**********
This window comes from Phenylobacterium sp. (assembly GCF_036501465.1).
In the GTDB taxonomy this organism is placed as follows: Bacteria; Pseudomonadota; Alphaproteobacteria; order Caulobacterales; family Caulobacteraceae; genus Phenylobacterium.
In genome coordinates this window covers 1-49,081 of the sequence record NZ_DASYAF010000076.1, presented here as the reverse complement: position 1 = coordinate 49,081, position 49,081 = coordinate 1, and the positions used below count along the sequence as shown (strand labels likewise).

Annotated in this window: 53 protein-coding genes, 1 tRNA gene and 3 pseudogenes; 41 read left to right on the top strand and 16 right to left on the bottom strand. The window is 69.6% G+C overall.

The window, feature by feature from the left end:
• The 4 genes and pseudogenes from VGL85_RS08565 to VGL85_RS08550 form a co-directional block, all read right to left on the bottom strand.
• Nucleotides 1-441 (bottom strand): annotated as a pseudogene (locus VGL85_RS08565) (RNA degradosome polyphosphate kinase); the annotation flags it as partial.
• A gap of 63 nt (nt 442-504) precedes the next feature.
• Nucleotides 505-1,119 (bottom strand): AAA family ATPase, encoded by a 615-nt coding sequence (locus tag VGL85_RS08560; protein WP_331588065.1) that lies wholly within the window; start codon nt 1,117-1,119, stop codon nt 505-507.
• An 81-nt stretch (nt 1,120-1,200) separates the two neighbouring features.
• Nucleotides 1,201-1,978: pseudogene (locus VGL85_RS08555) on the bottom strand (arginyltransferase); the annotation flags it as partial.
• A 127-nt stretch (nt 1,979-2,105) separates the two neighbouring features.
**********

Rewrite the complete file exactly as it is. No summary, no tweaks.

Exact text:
This window comes from Phenylobacterium sp. (assembly GCF_036501465.1).
In the GTDB taxonomy this organism is placed as follows: Bacteria; Pseudomonadota; Alphaproteobacteria; order Caulobacterales; family Caulobacteraceae; genus Phenylobacterium.
In genome coordinates this window covers 1-49,081 of the sequence record NZ_DASYAF010000076.1, presented here as the reverse complement: position 1 = coordinate 49,081, position 49,081 = coordinate 1, and the positions used below count along the sequence as shown (strand labels likewise).

Annotated in this window: 53 protein-coding genes, 1 tRNA gene and 3 pseudogenes; 41 read left to right on the top strand and 16 right to left on the bottom strand. The window is 69.6% G+C overall.

The window, feature by feature from the left end:
• The 4 genes and pseudogenes from VGL85_RS08565 to VGL85_RS08550 form a co-directional block, all read right to left on the bottom strand.
• Nucleotides 1-441 (bottom strand): annotated as a pseudogene (locus VGL85_RS08565) (RNA degradosome polyphosphate kinase); the annotation flags it as partial.
• A gap of 63 nt (nt 442-504) precedes the next feature.
• Nucleotides 505-1,119 (bottom strand): AAA family ATPase, encoded by a 615-nt coding sequence (locus tag VGL85_RS08560; protein WP_331588065.1) that lies wholly within the window; start codon nt 1,117-1,119, stop codon nt 505-507.
• An 81-nt stretch (nt 1,120-1,200) separates the two neighbouring features.
• Nucleotides 1,201-1,978: pseudogene (locus VGL85_RS08555) on the bottom strand (arginyltransferase); the annotation flags it as partial.
• A 127-nt stretch (nt 1,979-2,105) separates the two neighbouring features.